Cracking The Code

Tuesday, August 16 2011
Cracking The Code

Director Duncan Jones, he of Moon fame, is one of those loved by critics – he’s making broadly mainstream movies but, like Christopher Nolan, is looking to challenge the viewers with something a little more taxing than the average blockbuster. This means he can pull in a good crowd too, so it’s no surprise to see that his latest outing, Source Code, was the best reviewed title of the weekend, as our regular review of the weekend’s coverage of DVD and Blu-ray shows.

We’ll start our weekly round up of  the week’s coverage in newspapers and their assorted supplements and magazines with metropolitan free morning newspaper the Metro. Its DVD Of The Week was the eOne release of Your Highness, although the two-star rating meant it was actually the worst reviewed title in the newspaper. The others that fared better included Camelot (also eOne), Resurrected (Second Sight) and Optimum’s wartime Ealing drama Went The Day Well. The Cult Vulture selection was the BFI’s excellent release of Here’s A Health To The Barley Mow: A Century Of Folk Customs And Ancient Rural Games (“If watching beardy men in antlers and/or rah=rah skirts waving hankies at each other is your bag, you’re in for a treat”).

On to Friday and over in another free newspaper, London’s Evening standard, featured among its number, Kaboom (Artificial Eye), Meek’s Cutoff (Soda), United (Revolver) and Your Highness. All four have received plenty of reviews across the board in the past week or two.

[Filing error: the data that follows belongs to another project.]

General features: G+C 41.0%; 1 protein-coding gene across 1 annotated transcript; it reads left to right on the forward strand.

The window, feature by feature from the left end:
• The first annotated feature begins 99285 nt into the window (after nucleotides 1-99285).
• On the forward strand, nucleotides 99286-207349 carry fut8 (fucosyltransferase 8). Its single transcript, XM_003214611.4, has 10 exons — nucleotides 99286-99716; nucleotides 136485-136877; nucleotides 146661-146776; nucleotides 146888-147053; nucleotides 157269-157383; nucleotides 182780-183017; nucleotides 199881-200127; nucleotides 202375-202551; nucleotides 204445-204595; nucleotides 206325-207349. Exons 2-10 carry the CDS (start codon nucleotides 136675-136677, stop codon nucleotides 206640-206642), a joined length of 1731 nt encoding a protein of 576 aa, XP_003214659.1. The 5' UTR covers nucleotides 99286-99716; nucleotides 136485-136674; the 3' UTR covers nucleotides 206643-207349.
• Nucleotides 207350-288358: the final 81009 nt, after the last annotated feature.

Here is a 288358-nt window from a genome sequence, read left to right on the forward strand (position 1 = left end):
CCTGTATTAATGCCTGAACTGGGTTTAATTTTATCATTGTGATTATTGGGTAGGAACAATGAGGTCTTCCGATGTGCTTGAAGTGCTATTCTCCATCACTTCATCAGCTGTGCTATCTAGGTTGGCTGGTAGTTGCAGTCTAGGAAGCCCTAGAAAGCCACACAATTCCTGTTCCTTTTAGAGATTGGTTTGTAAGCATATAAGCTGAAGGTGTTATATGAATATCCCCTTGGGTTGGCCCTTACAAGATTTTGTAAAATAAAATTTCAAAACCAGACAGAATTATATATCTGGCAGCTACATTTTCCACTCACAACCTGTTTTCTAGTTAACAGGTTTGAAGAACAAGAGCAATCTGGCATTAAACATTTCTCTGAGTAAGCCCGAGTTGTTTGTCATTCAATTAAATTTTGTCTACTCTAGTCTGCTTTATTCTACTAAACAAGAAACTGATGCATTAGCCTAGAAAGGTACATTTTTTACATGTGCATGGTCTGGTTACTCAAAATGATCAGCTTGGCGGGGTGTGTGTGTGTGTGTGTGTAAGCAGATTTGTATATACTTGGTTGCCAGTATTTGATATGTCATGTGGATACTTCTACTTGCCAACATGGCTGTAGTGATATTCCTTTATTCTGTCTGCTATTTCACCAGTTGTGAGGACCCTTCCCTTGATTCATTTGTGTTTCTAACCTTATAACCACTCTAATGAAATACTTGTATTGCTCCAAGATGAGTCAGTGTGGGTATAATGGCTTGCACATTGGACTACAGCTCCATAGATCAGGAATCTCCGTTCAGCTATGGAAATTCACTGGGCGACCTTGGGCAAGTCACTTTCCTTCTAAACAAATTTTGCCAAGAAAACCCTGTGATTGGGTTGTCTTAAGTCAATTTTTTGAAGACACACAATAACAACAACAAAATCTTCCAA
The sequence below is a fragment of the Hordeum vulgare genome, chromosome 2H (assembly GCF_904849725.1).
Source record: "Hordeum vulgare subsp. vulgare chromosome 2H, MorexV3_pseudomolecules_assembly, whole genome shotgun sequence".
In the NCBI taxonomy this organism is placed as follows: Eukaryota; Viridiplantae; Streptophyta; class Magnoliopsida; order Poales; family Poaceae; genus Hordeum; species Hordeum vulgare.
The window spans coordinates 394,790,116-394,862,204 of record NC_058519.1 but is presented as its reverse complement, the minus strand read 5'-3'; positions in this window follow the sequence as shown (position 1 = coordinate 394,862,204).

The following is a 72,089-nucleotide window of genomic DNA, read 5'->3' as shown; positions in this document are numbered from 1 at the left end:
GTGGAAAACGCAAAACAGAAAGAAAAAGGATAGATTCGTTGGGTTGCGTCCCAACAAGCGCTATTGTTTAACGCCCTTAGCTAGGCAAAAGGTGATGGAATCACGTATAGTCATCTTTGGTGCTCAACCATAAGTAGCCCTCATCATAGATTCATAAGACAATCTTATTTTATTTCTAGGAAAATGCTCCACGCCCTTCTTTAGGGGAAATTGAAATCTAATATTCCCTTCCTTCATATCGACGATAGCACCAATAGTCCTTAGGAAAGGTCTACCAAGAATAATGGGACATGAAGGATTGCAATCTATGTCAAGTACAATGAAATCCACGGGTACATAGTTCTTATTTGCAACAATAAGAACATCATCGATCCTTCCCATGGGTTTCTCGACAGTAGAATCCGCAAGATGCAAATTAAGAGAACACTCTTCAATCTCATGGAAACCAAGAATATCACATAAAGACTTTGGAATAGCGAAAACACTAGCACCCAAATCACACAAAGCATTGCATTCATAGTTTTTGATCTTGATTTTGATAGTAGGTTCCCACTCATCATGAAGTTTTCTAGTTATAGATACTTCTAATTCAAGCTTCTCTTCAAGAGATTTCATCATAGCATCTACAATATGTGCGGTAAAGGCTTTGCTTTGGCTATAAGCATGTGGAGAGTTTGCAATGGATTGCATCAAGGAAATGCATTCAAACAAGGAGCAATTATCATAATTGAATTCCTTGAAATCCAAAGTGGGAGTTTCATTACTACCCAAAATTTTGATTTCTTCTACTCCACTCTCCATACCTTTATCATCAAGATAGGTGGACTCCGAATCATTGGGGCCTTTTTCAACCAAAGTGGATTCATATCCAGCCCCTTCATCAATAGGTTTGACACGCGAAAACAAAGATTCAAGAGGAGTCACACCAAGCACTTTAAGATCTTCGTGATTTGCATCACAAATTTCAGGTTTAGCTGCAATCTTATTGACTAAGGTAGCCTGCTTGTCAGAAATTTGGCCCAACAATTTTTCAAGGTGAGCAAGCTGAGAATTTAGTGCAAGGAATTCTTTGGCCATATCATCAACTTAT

Over in the red-top tabloids,  Your Highness cropped up again in The Sun, alongside Sucker Punch (Warner) and Dark Matter, High Fliers’ true life tale of a college shooting in America starring Meryl Streep.

The Danny McBride, James Franco and Natalie Portman starring Your Highness cropped up again in the Daily Star, with a competition offering copies of the film as prizes as well as a review. Other review spots went to Source Code (Optimum), The Veteran (Revolver) and the Spy Kids Trilogy, issued to tie in with the bow of the fourth film at cinemas.

The DVD Of The Week slot in the Ticket supplement in the Daily Mirror was given to Source Code. Other titles reviewed included Mars Need Moms (Disney), Africa Unite (Network), Little White Lies (Lionsgate), Countdown To Zero (Dogwoof) and Quarantine 2 (SPHE). If that batch only one, documentary Africa Unite, actually got more than two stars.

There was nothing in the way of reviews in the mid-market tabloids, Dailies Express and Mail, although credit must go to Revolver for snagging a two page feature on it’s the Round Up, including a prominent plug for the DVD release.

In the qualities there were reviews for Source Code ( “Duncan Jones’s loopy sci-fi thriller makes little or no sense, towards the end especially, but it is such enormous fun and the acting is so thoroughly committed that it hardly matters”), Meek’s Cutoff and the BFI Flipside imprint’s Deep End.

Nothing DVD-wise in The Guardian’s Film & Music supplement, but Justified (SPHE) was the choice in the regular Your Next Box Set feature in its G2 section.

On to Saturday, and there are consistently a few TV supplements in the tabs that go on to cover DVD releases. Among those are the Daily Mirror’s We Love Telly, The Sun’s Buzz and the Daily Mail’s Weekend. This week the first two of those both them featured the Complete Fourth Season of Gossip Girl (Warner), the Mirror’s with a competition, while additionally The Sun’s Buzz also featured Source Code. The Mail covered NCIS: Los Angeles Season 2 (Paramount).